Mental Care Hit Or Miss Claim US Soldiers

Service members told Congress that mental health care for post-traumatic stress disorder is good– if they can get it. In one case, a suicidal soldier asked for help and got it, in another, a soldier deployed to Iraq asked for help, and when it was denied, he killed himself. Military medical personnel told Congress there are many issues hampering the development of an effective PTS progrm including recruiting and retaining mental health providers, educating officers about symptoms and causes of suicide, and finding proper tretment for PTSD. Ward Casscells, assistant defense secretary for health affair, insisted there still remained many problems, “treatment is a struggle. We don’t know vey wll what treatments work.”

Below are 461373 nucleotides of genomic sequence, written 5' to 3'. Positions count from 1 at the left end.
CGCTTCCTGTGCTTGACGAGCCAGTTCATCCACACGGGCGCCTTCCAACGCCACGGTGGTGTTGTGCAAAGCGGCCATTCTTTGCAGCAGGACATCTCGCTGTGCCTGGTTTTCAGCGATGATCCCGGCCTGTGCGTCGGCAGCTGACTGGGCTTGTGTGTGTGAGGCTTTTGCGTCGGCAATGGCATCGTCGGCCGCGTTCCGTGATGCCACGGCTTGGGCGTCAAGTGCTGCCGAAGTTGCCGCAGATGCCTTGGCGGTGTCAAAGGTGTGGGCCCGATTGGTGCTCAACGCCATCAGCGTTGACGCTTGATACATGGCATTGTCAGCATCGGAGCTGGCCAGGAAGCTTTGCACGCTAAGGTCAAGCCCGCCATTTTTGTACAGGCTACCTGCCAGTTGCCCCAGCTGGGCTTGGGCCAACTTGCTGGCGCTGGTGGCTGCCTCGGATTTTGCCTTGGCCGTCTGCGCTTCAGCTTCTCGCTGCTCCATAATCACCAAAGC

The father of Pfc. Jason Scheuerman, had to file Freedom of Information requests to finally obtained information about the death of his son. A chaplalin said in a sworn statement that he believed Jason “obsessed with suicide” but the brigade psychologist thought the troubled young man was engaged in some form of manipulation to get out of combat. Jason committed suicide. Major Bruce Gannaway lost his foot in Iraq and was evaluted at Walter Reed Army Hospital for mental health issues while under heavy medication.

The Congressmen heard numerous stories and incidents of members of the military who fought in combat only to be denied proper mental health assistance. the wars in Iraq and Afghanistan are among the strangest in American history. The invasion of Iraq was based on a Bush lie and subsequent efforts have been characterized by incompetence and inability to find the right political and military policies. These are not wars in which soldiers have a clear rationale why they are fighting. There is insufficient military personnel available to handle the fighting so the same men and women must return for one deployment after another. Is it any wonder many feel emotional stress?